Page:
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Nov 08, 2019

RPG Seminar Series (Speaker: Miss LEUNG Bernice King-wing / Mr. WENG Mingxi)

Date: Friday, 8 November 2019

Venue: Seminar Room 4, G/F
Laboratory Block, Faculty of Medicine Building
21 Sassoon Road, Hong Kong

Time: 5:00 p.m.

Title: The Roles of Irx3 and Irx5 in mouse cochlear epithelial cell patterning and differentiation
Speaker: Miss LEUNG Bernice King-wing (MPhil candidate)

Irx3 and Irx5 are transcription factors belonging to the Iroquois (Irx) gene family cluster B that are known to cooperate in various developmental processes. Although the Iroquois genes are expressed within the chick inner ear, the particular roles of Irx3 and Irx5 in cochlear epithelial development remain unknown. Therefore, cochlear phenotypes of mutant mice lines of Irx3TauLacZ, Irx5EGFP/EGFP, Irx3-/-Irx5EGFP/EGFP, and Emx2Cre; Irx3floxed/floxedIrx5EGFP/EGFP were studied. Cochlear morphogenesis, cell patterning, and differentiation were largely affected in both conditional and double mutants while single mutants only depicted mild phenotypes. Irx3 and Irx5 largely affects the Sox2 positive prosensory portion and surrounding nonsensory structures of the greater epithelial ridge and lesser epithelial ridge, or outer sulcus, up until postnatal stages. Other nonsensory structures continue to develop normally in the absence of Irx3 and Irx5. These results indicate that Irx3 and Irx5 play an important role in the development of the ventral cochlear epithelium.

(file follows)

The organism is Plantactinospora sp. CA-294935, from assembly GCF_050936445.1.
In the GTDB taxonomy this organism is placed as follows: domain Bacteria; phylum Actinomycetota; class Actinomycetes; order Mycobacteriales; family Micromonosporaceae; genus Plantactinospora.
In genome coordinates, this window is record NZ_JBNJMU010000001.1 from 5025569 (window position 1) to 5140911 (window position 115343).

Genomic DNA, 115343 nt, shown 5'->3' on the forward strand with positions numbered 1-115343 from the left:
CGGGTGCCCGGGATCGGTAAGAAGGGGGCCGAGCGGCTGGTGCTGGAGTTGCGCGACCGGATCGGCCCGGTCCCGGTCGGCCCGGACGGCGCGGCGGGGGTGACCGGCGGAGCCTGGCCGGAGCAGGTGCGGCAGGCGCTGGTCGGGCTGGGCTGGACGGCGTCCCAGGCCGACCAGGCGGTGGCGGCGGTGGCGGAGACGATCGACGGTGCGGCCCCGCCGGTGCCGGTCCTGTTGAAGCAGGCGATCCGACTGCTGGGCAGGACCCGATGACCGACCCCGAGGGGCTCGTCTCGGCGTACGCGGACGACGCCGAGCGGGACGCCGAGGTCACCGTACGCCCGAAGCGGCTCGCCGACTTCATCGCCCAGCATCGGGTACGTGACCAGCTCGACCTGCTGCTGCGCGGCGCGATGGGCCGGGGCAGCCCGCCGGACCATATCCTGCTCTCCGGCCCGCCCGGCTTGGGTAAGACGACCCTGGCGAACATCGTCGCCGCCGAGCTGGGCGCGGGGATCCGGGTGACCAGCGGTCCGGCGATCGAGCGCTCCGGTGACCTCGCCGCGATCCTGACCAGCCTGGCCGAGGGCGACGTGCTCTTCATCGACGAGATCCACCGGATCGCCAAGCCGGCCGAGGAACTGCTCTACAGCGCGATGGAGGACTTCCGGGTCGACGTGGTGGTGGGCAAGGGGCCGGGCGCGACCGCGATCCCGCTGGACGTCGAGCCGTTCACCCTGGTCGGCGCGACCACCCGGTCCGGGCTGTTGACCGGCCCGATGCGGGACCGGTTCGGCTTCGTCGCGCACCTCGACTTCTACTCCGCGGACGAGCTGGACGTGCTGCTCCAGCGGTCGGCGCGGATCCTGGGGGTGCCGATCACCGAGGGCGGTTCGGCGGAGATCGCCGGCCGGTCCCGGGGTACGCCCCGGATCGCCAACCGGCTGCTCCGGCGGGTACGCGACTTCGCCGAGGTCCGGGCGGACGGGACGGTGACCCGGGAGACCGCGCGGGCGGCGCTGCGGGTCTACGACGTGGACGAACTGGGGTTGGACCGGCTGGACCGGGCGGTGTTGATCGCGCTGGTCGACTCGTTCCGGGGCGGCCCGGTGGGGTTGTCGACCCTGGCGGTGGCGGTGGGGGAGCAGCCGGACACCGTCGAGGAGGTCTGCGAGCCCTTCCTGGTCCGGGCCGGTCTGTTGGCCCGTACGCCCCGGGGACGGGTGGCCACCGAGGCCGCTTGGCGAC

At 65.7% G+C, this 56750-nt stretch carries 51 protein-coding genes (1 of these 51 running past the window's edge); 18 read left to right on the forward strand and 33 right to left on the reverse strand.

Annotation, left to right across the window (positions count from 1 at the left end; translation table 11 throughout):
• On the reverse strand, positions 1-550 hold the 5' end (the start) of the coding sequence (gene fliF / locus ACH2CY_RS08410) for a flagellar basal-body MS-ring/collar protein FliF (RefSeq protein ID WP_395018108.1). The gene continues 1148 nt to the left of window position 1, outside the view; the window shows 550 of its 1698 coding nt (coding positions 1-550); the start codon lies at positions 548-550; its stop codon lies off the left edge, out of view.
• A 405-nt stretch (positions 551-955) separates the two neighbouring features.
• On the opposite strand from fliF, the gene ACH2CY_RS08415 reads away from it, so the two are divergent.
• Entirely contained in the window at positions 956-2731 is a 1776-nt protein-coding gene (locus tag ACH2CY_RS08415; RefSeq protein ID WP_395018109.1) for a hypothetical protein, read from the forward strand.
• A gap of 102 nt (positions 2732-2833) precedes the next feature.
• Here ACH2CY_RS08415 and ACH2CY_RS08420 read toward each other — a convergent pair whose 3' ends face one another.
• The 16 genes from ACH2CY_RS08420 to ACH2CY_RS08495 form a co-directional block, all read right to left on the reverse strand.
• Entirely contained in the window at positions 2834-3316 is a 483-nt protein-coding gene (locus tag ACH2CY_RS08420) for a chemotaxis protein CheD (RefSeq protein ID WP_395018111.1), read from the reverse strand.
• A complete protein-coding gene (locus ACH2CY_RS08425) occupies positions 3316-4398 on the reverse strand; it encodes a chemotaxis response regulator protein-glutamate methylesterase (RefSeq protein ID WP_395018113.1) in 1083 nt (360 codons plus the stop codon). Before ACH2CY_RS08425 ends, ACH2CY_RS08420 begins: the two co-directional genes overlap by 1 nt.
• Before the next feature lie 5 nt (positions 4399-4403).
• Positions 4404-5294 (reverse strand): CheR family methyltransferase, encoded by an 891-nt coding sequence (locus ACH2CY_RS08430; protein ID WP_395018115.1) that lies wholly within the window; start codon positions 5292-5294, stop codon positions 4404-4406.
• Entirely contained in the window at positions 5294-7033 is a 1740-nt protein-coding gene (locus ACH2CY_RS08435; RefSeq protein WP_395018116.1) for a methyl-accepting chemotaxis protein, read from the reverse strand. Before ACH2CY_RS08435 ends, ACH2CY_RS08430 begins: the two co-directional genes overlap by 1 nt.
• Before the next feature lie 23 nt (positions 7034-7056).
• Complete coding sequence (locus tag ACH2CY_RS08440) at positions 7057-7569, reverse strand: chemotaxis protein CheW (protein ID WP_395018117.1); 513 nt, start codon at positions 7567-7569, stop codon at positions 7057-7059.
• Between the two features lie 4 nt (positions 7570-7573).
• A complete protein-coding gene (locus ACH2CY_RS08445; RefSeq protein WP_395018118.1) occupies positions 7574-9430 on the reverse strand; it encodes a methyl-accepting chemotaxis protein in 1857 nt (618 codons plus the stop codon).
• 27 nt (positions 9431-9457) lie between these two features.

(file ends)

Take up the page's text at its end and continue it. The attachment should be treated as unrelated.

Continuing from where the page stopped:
Title: Generation of induced neural stem cells by artificially evolved transcription factors
Speaker: Mr. WENG Mingxi (PhD candidate)

To date there are many ways to change the fate of cells and to reprogram a cell into a different lineage, e.g. cocktails of transcription factors. In this study we apply previously gained structural knowledge and prominent cancer mutations within the Sox factors to create artificially evolved transcription factors (eTFs) with enhanced capabilities for transdifferentiation. To benchmark the enhanced efficiency, we used a protocol of directly conversion of mouse somatic cells to induced neural stem cells (iNSCs) and successfully identified eSox variants outperforming the wild-type factors. iNSC generated by eSox factors could be expanded stably and were able to differentiate into neurons and astrocytes in vitro. Subsequently, we will translate our knowledge to the human system, to improve the generation of human iNSCs and test their functionality in animal models and brain organoids. This will provide cell sources for research and therapy of neurodegenerative diseases.